I’m also pretty aware that writing focused on the natural world carries a stereotype of reverence and awe—and, often, boredom for the reader—so I suppose humor is one element that works against that. Most writers who write about nature these days find something that erodes that stereotype. It’s also worth mentioning that although I had a draft and many notes, I rewrote this essay with the theme of “intoxication” in mind, so perhaps I was drawn to the many facets of the word, one being the humorous connotation. But from the start I was captivated by the fervor with which these birds can gorge themselves, so “intoxication” seemed fitting—also the way their beauty can intoxicate us, or the way we need to let ourselves be intoxicated by the natural world if we hope to protect it.
CNF: Your essay ends with a lovely but tragic description of “Albatross chicks on Pacific islands, crammed to the throat not with insects, but with bright bits of plastic” and “stunned, jeweled bodies of warblers piled below a skyscraper.” What would you like the reader to take away from these final paragraphs? Do you believe that writers also have an obligation to be advocates?
Kosek: Ideally, yes, but being an advocate could take so many different forms, I wouldn’t presume to tell anybody what to do, writers or readers. Of course—using that example—don’t throw your plastic in the street, but I’m not sure a reader in America can greatly impact the problem of plastic in the ocean, which stems mostly from six or so nations on the other side of the world. It is easier, though, to put decals on our big glass doors so birds don’t fly into them. So sure, there are measures we can all take, but mainly I just hope readers are at the very least more aware and attuned to something the essay touches on after reading it—maybe the birds themselves, or maybe the current administration’s regular attempts to roll back laws that protect endangered species and environmental regulations.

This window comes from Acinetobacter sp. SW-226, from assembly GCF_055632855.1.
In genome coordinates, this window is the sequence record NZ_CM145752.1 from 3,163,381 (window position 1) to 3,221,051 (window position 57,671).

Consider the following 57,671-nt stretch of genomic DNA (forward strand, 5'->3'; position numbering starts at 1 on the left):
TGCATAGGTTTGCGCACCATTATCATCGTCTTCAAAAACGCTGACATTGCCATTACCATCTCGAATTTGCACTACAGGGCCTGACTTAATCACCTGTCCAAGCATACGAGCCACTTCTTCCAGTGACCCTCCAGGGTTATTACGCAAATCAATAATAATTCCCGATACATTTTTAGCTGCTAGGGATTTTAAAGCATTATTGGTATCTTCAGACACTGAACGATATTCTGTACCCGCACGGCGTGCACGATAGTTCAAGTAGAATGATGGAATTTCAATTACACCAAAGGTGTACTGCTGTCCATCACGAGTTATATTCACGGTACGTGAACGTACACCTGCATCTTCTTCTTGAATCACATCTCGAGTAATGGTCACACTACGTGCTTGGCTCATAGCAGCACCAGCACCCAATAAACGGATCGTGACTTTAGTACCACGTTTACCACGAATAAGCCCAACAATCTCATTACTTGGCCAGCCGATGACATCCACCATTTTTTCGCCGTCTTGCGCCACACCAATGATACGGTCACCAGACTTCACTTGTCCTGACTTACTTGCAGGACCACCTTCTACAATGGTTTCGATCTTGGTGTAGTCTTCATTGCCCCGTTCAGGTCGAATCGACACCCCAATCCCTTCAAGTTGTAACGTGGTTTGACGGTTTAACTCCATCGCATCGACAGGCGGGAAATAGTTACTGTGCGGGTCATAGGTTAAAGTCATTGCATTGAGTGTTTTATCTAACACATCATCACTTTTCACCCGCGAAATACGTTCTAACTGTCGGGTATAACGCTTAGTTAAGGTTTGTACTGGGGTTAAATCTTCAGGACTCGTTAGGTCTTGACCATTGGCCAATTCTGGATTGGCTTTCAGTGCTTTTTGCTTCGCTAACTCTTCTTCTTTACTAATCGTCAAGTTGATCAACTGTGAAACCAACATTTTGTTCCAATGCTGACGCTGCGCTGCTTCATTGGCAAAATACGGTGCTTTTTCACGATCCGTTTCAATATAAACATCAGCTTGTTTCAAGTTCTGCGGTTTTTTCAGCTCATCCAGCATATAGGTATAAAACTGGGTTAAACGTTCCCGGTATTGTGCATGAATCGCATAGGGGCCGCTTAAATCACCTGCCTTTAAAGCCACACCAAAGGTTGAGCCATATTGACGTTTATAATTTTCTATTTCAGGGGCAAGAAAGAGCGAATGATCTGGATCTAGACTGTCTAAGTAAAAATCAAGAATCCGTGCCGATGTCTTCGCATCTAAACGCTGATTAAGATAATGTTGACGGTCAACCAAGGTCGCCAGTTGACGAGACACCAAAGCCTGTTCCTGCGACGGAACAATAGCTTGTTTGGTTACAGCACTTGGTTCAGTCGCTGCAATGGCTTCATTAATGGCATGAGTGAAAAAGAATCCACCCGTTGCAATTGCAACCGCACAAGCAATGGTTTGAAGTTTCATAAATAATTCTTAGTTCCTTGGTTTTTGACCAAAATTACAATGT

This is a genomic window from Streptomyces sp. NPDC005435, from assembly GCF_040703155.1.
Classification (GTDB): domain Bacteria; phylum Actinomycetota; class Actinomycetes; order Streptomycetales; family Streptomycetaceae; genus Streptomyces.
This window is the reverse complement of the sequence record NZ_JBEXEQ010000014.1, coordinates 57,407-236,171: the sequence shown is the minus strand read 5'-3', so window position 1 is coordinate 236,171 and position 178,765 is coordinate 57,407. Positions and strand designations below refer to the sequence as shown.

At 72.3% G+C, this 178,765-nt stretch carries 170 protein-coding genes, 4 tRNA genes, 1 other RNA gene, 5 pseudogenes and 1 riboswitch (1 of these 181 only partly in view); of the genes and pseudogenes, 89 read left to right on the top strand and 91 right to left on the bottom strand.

I certainly find it easier to write than to be an advocate. It’s hard and overwhelming to keep track of every issue and make sure I’m doing something about it, but as a writer, I can follow an obsession with one particular place or bird or story and present that to readers. Of course, the hope is that art can make a difference because people need images and stories in addition to science and facts. A student of mine recently quoted a line from Words that Sing: Composing Lyrical Prose by Mary Ylvisaker: “language has the power to transform people … by adding to or altering the images in the subconscious—the place where 90% of our opinions are formed and decisions made.” I liked that scientific explanation to the sense that writing can translate to societal change.
CNF: What are you working on now?
Kosek: I plan to put together a book of essays exploring what I mentioned above regarding our various attitudes towards other species, particularly birds. One I worked on recently focuses on the Bicknell’s Thrush, a bird considered rare and prized because of its very limited mountain range. Lately, I’m drawn to braided lyric essays, because they allow me to be more of a poet while still writing essays. So that one also has some threads about me and my proclivities. I have another lyric essay about swimming that needs finishing. And a few months ago, I traveled for the second time to Poland, where my father is from, so I have a lot of material from that floating around.